The sun has just set and Rosh ha-Shana, the Jewish New Year, has begun. Dinur very wittily calls Christmas “National Jews Go to The Movies Day.” I thought he might get a kick out of the role reversal. Although I must confess I was very able to empathize before, having spent many years of my life in a Muslim country. Ramadan, in particular, was impressed on my mind. Experiencing someone else’s dominant religion is always interesting. I think it’s actually `Eid al-Fitr today as well. Gotta love the lunar calendar.
From my perspective, Rosh ha-Shana will be like the Sabbath on steroids. Everything will shut down for the weekend, including the bus system. I have no idea if the movie theaters will actually be open. Of course, this is a cultural difference predicated not on religion, but on dedication to capitalism. I look forward to all these vestiges pre-capitalist society vanishing in some near future. Between this sort of thing and Ramadan, studying the Middle East is nigh near intolerable. Surely religious minorities everywhere ought to be able to enjoy the American freedom of going to the movies on majority religion feast days…
Of course, I’m thinking a lot about identity here in Tel Aviv. I remember when I worked at the Texas state senate as a messenger. This was the summer of ‘93. Once, Senator Armbrister, who was a very nice man and very easy to work with, asked me if I were “the Jewish messenger.”
I stared at him rather blankly and said, “No Senator, I’m Catholic.” It hadn’t dawned on me that my “look” might have contributed to the decision to hire me until that very moment. Likewise, it hadn’t dawned on good Senator Armbrister (who is really a very nice man to work with) that I wasn’t Jewish. Of course, if I were, how would I have answered that question? Given that I know Senator Armbrister is a very nice man, how must identity work in his mind for him to even ask the question?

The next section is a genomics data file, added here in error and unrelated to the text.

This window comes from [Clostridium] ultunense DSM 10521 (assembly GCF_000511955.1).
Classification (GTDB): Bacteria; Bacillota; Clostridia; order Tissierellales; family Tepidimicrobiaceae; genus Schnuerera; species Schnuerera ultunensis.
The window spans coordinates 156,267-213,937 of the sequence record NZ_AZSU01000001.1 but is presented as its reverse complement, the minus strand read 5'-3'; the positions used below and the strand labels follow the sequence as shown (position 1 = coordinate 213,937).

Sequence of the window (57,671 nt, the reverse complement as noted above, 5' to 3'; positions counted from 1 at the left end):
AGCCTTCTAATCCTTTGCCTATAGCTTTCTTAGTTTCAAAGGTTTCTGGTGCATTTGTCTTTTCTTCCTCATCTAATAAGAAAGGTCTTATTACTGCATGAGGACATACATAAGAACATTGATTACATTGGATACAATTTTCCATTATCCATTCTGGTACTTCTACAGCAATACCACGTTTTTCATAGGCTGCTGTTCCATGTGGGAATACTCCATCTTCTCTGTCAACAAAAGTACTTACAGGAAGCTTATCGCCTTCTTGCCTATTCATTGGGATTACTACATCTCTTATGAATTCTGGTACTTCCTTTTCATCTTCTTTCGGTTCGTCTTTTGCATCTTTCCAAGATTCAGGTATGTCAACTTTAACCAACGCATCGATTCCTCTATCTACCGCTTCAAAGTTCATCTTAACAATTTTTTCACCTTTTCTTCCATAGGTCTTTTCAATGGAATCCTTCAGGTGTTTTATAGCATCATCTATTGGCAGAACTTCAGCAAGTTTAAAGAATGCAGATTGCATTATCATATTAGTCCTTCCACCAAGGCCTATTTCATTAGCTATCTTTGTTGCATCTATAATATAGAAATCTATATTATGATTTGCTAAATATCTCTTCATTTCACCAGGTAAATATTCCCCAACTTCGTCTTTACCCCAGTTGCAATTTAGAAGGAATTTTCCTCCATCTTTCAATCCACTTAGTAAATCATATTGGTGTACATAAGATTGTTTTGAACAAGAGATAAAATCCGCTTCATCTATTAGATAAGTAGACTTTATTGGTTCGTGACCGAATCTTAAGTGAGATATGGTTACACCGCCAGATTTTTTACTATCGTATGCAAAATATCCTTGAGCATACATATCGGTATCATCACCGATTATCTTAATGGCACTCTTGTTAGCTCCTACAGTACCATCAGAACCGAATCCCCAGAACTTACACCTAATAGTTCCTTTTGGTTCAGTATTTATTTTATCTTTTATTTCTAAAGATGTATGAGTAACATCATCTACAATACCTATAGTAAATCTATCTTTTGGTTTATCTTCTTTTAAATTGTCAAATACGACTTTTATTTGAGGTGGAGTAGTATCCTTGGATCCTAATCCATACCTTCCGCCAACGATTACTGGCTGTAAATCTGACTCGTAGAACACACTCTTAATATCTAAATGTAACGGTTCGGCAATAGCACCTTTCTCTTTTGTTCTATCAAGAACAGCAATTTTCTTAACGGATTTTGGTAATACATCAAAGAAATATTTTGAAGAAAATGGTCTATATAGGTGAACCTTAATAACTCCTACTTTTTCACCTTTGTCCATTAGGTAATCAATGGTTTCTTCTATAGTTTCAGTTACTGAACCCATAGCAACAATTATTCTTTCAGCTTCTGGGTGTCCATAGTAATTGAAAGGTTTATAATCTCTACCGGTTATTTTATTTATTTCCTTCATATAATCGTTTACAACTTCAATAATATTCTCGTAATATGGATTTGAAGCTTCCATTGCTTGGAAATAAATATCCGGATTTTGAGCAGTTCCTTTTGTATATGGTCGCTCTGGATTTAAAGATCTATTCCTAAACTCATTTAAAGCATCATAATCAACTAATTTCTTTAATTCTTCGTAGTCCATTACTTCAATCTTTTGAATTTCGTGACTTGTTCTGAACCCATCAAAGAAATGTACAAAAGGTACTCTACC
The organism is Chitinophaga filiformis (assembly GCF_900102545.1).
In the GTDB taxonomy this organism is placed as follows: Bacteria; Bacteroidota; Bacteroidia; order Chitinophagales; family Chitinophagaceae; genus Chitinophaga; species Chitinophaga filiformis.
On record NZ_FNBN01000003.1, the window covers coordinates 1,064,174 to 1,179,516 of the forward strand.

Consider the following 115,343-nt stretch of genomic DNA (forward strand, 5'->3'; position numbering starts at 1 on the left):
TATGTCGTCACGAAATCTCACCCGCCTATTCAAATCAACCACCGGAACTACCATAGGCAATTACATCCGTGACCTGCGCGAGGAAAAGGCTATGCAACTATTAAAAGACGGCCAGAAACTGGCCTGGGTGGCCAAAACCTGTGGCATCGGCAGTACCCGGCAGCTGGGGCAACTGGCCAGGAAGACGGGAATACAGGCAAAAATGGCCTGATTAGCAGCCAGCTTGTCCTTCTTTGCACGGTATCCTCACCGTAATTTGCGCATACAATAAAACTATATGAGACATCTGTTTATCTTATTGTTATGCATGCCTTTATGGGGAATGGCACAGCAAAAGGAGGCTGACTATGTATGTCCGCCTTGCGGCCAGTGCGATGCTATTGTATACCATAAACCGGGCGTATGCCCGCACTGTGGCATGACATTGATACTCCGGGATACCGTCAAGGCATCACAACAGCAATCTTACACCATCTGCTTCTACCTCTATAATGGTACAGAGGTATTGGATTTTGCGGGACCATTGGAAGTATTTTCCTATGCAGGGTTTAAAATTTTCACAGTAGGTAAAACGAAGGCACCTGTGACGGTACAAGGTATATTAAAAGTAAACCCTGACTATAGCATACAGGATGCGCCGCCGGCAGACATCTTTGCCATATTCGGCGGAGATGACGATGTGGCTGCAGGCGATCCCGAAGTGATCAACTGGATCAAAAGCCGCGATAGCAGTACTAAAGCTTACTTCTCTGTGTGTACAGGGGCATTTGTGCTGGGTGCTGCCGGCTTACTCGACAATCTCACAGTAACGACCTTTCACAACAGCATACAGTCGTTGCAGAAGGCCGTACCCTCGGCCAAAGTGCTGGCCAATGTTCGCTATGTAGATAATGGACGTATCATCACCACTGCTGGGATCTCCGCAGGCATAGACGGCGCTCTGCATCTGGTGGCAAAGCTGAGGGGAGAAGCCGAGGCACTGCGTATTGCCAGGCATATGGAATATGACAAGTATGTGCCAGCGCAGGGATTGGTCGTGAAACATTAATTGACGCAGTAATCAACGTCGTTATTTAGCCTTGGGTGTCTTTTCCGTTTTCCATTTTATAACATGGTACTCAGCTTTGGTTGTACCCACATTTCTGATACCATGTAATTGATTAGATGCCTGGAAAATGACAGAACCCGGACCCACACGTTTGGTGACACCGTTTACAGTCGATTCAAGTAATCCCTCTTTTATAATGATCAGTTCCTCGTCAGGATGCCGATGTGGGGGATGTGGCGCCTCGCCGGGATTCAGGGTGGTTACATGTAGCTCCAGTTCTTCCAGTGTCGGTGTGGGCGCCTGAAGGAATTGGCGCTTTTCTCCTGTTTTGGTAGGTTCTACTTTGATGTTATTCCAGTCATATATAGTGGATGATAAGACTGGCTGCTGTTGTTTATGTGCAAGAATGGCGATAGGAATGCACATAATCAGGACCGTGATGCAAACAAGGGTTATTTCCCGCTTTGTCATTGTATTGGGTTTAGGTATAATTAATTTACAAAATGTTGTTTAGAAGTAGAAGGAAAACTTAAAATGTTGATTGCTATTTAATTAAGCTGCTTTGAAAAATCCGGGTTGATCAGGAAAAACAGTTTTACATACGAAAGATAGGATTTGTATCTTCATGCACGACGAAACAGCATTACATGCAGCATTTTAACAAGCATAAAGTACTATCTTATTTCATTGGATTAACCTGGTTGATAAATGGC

Needless to say, I am deeply aware of the fact that I look really Jewish. I’ve been told this since puberty when my nose swelled up like a balloon. Of course, at the time, I simply assumed it was because most Texans are too stupid to tell an Arab from a Jew. While there is some (small) truth in this judgment, it is not the correct interpretation in this case.
You see, I remember the first time in Jordan that someone thought I was an Israeli. This was back in the ’95-’96 school year, when I was on Fulbright. I was completely psychologically unprepared for this moment. I was a lot younger then and hadn’t the first clue that I was a homosexual. I took identity for granted back then. I was in Jerash (the tourist site in Jordan that, unlike Petra, is really worth seeing, IMHO). I was laying on my back in one of the stage entrances to the Roman coliseum, taking a photo of how the ceiling’s corner had been constructed. Yes, I’m a geek and yes, I love Roman architecture. Sue me. The security guards looked at me with a marked hostility. One asked the other in Arabic, “What’s he doing?”
The other said, “Oh, he’s just taking a photo of the corner.” They both sounded contemptuous. I immediately greeted them in Arabic. Talal’s Lesson One of Third World Dictatorship Etiquette: always be polite to the cops. They both gave me a nasty stare and walked off.
I was absolutely floored. People don’t give you nasty looks for no reason in Jordan. People are friendly. And being polite and speaking Arabic seemed to make matters worse, which isn’t usually the case in Jordan. I was stunned. When I got to the Temple of Diana, people also gave me dirty looks. This sort of thing usually doesn’t happen in Jordan (especially if you are male, which solves 93 percent of your Arab world problems, very sadly). When I got to the nyphaeum, some kids had climbed to the top and shouted down at me, “Shalom!”
Shalom? I thought, dumbstruck. Then it hit me like a ton of bricks. Oh my God! They think I’m an Israeli! I was quite distressed. I expected this in Texas. I never guessed it could happen in Jordan. I really look like a Jew, I thought, even to other Arabs! I spent an impassioned fifteen minutes trying to persuade these kids that I was from Fuheis. I speak damned good Arabic with a real Arab accent. On my best day in Jordan, I went about 25 minutes chatting with a cabbie before we got to talking about something complex and he realized that my Arabic wasn’t native and asked, “Where are you from?” As that’s usually the first word out of the cabbie’s mouth in the Arab world, I am deeply proud of that statistic. But I wasn’t making any sales with these kids. I was an Israeli tourist in my own goddamned county (or one of them, anyway).
And here in Israel? I fit right in unless someone asks to see my passport. Being a quarter Swedish, having bluish eyes and a lighter complexion than most Arabs apparently has its advantages in Israel. After they’ve seen me twice, security guards often wave me through without further inspection. This floors me. There’s lots of security here, but I can’t say their commitment impresses me. I don’t understand why these guys make people here feel safer.